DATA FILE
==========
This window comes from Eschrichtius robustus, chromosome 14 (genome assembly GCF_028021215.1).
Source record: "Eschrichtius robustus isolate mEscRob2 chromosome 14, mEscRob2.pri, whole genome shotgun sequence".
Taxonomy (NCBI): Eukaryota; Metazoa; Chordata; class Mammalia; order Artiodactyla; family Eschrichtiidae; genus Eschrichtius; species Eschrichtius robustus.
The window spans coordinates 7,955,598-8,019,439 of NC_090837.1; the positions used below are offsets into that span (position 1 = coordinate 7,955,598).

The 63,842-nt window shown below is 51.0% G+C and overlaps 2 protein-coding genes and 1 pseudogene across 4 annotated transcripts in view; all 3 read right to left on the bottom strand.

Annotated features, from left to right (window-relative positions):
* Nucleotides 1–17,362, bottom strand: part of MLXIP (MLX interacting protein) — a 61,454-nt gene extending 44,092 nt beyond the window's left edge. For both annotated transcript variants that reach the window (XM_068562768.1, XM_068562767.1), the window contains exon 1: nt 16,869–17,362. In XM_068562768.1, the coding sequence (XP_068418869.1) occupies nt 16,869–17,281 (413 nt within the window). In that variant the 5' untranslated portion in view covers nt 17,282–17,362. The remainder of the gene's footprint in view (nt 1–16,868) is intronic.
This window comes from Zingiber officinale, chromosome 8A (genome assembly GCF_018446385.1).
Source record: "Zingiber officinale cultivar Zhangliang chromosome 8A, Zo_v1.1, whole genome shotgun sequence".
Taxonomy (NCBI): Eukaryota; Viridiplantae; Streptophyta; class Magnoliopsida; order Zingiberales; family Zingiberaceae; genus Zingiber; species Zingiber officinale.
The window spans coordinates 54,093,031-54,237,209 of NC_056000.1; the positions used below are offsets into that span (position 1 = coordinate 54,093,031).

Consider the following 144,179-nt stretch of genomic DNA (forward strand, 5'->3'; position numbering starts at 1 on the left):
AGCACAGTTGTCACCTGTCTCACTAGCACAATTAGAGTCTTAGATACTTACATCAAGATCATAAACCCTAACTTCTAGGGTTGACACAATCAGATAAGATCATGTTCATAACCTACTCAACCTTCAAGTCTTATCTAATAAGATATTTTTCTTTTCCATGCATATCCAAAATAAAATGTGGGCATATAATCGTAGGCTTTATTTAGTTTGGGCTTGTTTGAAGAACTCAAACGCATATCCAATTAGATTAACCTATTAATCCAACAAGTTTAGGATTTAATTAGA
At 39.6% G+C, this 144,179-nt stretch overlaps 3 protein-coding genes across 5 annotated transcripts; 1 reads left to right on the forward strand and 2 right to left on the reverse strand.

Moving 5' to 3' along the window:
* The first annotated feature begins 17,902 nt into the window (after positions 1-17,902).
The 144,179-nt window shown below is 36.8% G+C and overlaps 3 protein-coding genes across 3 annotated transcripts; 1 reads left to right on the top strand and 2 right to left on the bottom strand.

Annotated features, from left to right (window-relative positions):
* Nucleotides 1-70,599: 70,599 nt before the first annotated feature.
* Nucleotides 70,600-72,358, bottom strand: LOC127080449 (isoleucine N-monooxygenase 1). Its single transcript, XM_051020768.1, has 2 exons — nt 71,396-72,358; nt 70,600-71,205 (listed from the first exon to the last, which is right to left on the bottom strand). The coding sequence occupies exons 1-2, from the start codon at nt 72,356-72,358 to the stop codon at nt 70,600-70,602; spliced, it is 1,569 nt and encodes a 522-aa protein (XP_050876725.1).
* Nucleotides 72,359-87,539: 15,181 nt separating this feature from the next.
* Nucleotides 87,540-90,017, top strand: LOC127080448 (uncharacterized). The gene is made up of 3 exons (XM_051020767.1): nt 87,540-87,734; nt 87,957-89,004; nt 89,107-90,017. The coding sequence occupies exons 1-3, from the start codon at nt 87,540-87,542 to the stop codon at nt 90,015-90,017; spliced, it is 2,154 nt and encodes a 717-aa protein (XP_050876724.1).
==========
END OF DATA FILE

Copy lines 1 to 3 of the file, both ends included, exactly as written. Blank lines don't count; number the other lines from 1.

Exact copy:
This window comes from Eschrichtius robustus, chromosome 14 (genome assembly GCF_028021215.1).
Source record: "Eschrichtius robustus isolate mEscRob2 chromosome 14, mEscRob2.pri, whole genome shotgun sequence".
Taxonomy (NCBI): Eukaryota; Metazoa; Chordata; class Mammalia; order Artiodactyla; family Eschrichtiidae; genus Eschrichtius; species Eschrichtius robustus.